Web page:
Black Henbane Weed Hyoscyamus Niger Seeds


Out of stock

Do you want me to EMAIL YOU as soon as I harvest more? Join the Waiting List !

Please read text!

Black Henbane Weed Hyoscyamus Niger Seeds

100+ seeds of this interesting plant.

I received the seeds as barter from a friend and got a great germination so I am selling the rest off to you guys.
*EDIT* Finally my own seeds, they are very fresh so be aware of natural dormancy(they will not sprout in a couple weeks, that is normal. Stratification,  scarification and to a lesser extent GA3 will/may help speed up germination with these seeds, but regardless it will take time.)

Beautiful flowers, very drought tolerant and the critters leave it alone due to it’s natural toxicity. Yes folks, this one WILL kill you if your not careful with it.

It has been historically used in combination with other powerful plants, like mandrake, deadly nightshade, and datura as an anaesthetic potion, and has a very long history due to its psychoactive properties in “magic brews.” These psychoactive properties include visual hallucinations and a sensation of flying.

The internet tells me>>>

“It was originally used in continental Europe, Asia, and the Arab world, though it did spread to England in the Middle Ages. The use of henbane by the ancient Greeks was documented by Pliny. The plant, recorded as Herba Apollinaris, was used to yield oracles by the priestesses of Apollo.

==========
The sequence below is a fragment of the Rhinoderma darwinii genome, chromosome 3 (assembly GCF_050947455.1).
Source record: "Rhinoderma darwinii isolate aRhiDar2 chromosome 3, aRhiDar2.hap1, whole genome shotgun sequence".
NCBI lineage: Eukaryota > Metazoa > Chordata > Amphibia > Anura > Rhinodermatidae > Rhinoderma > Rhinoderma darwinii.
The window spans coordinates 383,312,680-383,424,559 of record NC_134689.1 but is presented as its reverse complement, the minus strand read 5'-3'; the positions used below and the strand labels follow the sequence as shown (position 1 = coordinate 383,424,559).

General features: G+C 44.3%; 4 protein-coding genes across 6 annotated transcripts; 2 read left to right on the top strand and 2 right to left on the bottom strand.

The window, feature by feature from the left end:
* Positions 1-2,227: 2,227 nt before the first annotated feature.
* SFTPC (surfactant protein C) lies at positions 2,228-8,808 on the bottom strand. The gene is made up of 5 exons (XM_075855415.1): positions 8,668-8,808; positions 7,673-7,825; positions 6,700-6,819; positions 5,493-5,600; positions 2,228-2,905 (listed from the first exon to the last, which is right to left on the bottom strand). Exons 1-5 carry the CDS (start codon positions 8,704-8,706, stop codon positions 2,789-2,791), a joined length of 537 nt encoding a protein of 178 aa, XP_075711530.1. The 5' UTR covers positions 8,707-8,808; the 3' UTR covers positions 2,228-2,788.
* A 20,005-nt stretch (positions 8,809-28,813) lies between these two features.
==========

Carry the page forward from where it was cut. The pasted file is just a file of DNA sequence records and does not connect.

Recently evidence for its earlier use in the Scottish Neolithic has been debated (Black Henbane (Hyoscyamus niger L.) in the Scottish Neolithic, Journal of Archaeological Science.

The name henbane dates at least to AD 1265. The origins of the word are unclear, but “hen” probably originally meant death rather than referring to chickens. Hyoscyamine, scopolamine, and other tropane alkaloids have been found in the foliage and seeds of the plant. Common effects of henbane ingestion in humans include hallucinations, dilated pupils, restlessness, and flushed skin. Less common symptoms, such as tachycardia, convulsions, vomiting, hypertension, hyperpyrexia and ataxia, have all been noted.

Henbane can be toxic, even fatal, to animals in low doses.

It was sometimes one of the ingredients in gruit, traditionally used in beers as a flavouring, until replaced by hops in the 11th to 16th centuries (for example, the Bavarian Purity Law of 1516 outlawed ingredients other than barley, hops, yeast, and water).

Henbane is thought to have been the “hebenon” poured into the ear of Hamlet’s father.

Greek oracles breathed in the smoke of burning henbane in order to enter into a trance state. Others have said that the Scandinavian goddess Bil was associated with henbane (Bilsenkraut). In medieval Germany, henbane was used in rain magic. Albertus Magnus claimed that sorcerers burned henbane in order to see demons in its smoke.

It was also used previously to give beer extra punch “Pilsen[er]” is a corruption of “Bilsen[kraut]” This herb is also known as Hyoscyamus, Hog’s-bean, Jupiter’s-bean, Symphonica, Cassilata, Cassilago, Deus Caballinus, Henbell, and Jusquiame.

That’s about it folks. Handle with care, it is toxic and dangerous and should be treated as such.

Collectors piece only.